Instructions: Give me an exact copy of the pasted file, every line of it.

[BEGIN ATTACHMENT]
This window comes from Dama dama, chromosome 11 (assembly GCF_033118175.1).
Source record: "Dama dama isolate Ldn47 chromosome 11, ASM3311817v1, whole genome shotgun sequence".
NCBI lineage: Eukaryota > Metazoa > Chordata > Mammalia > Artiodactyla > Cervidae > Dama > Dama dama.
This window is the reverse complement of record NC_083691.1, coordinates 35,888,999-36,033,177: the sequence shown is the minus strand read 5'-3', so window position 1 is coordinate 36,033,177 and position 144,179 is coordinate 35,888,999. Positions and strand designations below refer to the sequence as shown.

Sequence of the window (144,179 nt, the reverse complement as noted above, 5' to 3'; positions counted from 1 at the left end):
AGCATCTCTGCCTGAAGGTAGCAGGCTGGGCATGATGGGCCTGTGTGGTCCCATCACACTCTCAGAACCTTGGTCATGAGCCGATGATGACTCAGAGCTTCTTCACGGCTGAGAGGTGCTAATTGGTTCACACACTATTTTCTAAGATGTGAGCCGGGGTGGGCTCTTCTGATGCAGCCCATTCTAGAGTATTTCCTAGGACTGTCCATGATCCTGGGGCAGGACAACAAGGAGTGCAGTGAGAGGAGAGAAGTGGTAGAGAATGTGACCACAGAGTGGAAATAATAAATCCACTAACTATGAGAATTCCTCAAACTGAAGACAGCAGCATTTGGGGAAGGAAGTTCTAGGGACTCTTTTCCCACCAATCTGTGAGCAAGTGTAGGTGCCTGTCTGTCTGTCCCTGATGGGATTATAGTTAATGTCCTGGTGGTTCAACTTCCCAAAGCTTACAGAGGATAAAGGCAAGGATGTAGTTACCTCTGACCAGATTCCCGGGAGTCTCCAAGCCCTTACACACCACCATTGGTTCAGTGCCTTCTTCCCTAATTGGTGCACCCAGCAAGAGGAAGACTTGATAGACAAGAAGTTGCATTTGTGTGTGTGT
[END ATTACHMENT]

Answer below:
This window comes from Dama dama, chromosome 11 (assembly GCF_033118175.1).
Source record: "Dama dama isolate Ldn47 chromosome 11, ASM3311817v1, whole genome shotgun sequence".
NCBI lineage: Eukaryota > Metazoa > Chordata > Mammalia > Artiodactyla > Cervidae > Dama > Dama dama.
This window is the reverse complement of record NC_083691.1, coordinates 35,888,999-36,033,177: the sequence shown is the minus strand read 5'-3', so window position 1 is coordinate 36,033,177 and position 144,179 is coordinate 35,888,999. Positions and strand designations below refer to the sequence as shown.

Sequence of the window (144,179 nt, the reverse complement as noted above, 5' to 3'; positions counted from 1 at the left end):
AGCATCTCTGCCTGAAGGTAGCAGGCTGGGCATGATGGGCCTGTGTGGTCCCATCACACTCTCAGAACCTTGGTCATGAGCCGATGATGACTCAGAGCTTCTTCACGGCTGAGAGGTGCTAATTGGTTCACACACTATTTTCTAAGATGTGAGCCGGGGTGGGCTCTTCTGATGCAGCCCATTCTAGAGTATTTCCTAGGACTGTCCATGATCCTGGGGCAGGACAACAAGGAGTGCAGTGAGAGGAGAGAAGTGGTAGAGAATGTGACCACAGAGTGGAAATAATAAATCCACTAACTATGAGAATTCCTCAAACTGAAGACAGCAGCATTTGGGGAAGGAAGTTCTAGGGACTCTTTTCCCACCAATCTGTGAGCAAGTGTAGGTGCCTGTCTGTCTGTCCCTGATGGGATTATAGTTAATGTCCTGGTGGTTCAACTTCCCAAAGCTTACAGAGGATAAAGGCAAGGATGTAGTTACCTCTGACCAGATTCCCGGGAGTCTCCAAGCCCTTACACACCACCATTGGTTCAGTGCCTTCTTCCCTAATTGGTGCACCCAGCAAGAGGAAGACTTGATAGACAAGAAGTTGCATTTGTGTGTGTGT